When Tech Meets Yoga: Sivananda Yoga Teacher Gopi Kallayil
What do a Google executive and a yoga teacher have in common? They are embodied in Sivananda Yoga Teacher Gopi Kallayil, whose job as Chief Evangelist for Brand Marketing at Google has sent him throughout the world delivering the company message as well as his thoughtful brand of consciousness-raising.
He doesn’t find the combination of a high-tech profession and a yoga and meditation practice at all contradictory.
“In the midst of all the advancement,” he writes, “we must remember that the most important technology we deal with is right here, inside us.”
At a recent ashram symposium on Mindfulness in the World, Gopi offered humorous anecdotes about his struggles and successes in the quest to live a conscious life, using his decades of experience in yoga and meditation. Even as a member of a business elite — a manager at Google, graduate of the prestigious Wharton School at the University of Pennsylvania — he points out that living consciously, supported by wisdom traditions like meditation and yoga, are ways in which our “inner technology” can live in harmony with the outer.
He considers himself part of a movement that is sweeping the world. More than 18 million Americans practice meditation and mindfulness, and now hard-nosed business and political types are publicizing the benefits of the practice. “Look at Arianna Huffington and U.S. Congressman Tim Ryan,” he points out. “Now Google has a program.”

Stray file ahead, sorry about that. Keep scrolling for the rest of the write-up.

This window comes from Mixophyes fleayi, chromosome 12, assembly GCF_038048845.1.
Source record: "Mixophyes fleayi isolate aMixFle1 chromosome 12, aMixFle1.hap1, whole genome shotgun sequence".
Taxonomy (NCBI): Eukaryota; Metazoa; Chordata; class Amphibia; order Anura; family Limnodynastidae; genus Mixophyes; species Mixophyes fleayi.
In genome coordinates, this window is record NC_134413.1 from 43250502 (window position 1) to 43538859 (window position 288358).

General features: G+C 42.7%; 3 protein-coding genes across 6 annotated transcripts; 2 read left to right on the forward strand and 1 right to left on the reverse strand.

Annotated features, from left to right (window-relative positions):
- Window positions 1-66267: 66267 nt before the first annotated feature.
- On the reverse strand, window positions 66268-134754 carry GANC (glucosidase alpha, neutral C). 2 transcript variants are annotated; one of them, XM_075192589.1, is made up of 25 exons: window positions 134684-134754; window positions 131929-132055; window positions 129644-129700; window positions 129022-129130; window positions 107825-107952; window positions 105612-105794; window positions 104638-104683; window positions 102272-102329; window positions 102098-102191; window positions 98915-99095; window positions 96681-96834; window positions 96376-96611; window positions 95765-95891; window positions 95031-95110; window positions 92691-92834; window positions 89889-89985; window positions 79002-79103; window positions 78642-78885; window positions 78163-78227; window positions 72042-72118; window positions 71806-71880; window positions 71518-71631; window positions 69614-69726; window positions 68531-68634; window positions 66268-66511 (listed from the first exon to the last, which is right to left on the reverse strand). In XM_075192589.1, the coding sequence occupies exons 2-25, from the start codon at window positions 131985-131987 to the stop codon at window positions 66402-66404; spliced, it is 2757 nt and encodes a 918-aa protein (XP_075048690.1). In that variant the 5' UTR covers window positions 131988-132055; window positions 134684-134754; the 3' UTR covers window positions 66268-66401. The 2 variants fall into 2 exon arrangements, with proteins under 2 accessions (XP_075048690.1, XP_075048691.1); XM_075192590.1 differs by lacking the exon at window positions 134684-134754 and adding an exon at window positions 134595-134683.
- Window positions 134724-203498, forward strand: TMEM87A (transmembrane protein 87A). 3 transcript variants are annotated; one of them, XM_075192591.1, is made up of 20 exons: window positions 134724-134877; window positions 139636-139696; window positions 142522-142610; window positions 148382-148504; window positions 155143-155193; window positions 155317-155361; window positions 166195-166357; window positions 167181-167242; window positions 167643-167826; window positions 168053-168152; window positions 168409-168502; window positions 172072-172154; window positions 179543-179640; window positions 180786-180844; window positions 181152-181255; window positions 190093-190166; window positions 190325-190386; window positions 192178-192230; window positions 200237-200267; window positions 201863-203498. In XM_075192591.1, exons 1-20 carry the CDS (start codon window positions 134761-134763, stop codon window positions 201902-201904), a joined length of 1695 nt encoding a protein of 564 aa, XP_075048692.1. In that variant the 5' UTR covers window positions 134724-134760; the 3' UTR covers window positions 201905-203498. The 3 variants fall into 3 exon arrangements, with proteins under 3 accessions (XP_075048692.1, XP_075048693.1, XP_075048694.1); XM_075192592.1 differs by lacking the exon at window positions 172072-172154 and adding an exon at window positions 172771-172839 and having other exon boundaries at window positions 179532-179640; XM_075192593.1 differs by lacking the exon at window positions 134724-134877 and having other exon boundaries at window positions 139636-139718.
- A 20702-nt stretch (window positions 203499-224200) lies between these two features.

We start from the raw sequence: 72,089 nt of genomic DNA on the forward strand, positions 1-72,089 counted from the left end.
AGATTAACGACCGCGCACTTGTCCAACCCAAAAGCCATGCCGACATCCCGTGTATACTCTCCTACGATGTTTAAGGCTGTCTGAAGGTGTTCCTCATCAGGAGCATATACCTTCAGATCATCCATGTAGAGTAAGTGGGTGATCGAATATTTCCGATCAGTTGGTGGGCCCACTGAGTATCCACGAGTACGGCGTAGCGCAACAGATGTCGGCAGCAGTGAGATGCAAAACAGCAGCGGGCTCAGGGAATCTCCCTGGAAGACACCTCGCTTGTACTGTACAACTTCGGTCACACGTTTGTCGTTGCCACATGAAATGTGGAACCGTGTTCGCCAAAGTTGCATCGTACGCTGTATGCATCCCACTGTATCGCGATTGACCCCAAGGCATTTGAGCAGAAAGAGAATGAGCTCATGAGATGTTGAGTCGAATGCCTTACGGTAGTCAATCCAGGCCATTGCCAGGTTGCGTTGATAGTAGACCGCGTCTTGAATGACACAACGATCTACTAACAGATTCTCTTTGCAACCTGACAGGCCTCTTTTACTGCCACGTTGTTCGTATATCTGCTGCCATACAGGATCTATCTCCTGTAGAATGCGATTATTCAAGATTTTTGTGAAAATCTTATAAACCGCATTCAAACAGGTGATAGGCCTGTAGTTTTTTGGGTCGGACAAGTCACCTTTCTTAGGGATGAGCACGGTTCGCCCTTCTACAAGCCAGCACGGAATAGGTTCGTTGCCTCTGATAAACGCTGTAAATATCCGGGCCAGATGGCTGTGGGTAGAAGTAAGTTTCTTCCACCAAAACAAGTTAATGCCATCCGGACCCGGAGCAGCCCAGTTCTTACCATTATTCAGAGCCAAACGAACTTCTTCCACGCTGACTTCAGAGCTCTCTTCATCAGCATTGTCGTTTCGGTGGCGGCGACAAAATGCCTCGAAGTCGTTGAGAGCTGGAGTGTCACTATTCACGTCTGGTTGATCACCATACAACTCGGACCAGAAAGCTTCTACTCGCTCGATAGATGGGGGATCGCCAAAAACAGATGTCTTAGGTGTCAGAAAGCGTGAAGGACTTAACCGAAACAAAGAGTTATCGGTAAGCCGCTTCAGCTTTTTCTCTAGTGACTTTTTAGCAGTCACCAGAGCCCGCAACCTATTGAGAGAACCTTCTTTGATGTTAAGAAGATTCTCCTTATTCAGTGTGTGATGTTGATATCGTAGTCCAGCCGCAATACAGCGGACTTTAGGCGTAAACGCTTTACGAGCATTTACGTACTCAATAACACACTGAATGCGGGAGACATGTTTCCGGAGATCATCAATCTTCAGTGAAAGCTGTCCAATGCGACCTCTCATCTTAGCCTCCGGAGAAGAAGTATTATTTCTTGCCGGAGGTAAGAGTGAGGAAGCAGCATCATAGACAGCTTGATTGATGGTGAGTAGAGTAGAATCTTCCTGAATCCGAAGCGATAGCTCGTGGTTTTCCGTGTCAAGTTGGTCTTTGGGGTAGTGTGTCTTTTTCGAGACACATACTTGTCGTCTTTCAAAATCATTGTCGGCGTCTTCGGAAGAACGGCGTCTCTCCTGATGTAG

In fact, Google’s yoga program exists due to Gopi’s persistence and a management that believes in thinking outside the box. His approach now benefits hundreds of Google employees, known as Yoglers, who attend weekly yoga classes. “Yoglers are young, mostly millennials and they have a global view,” he said. “They embrace all traditions.”
Yoga is good for you, both personally and professionally, he argues. When you practice yoga, he writes in his new book, The Internet to the Inner-Net: Five Ways to Reset Your Connection and Live a Conscious Life, “the quality of your interactions improves. You stop checking your email when someone is talking to you. You become a more conscious human being.”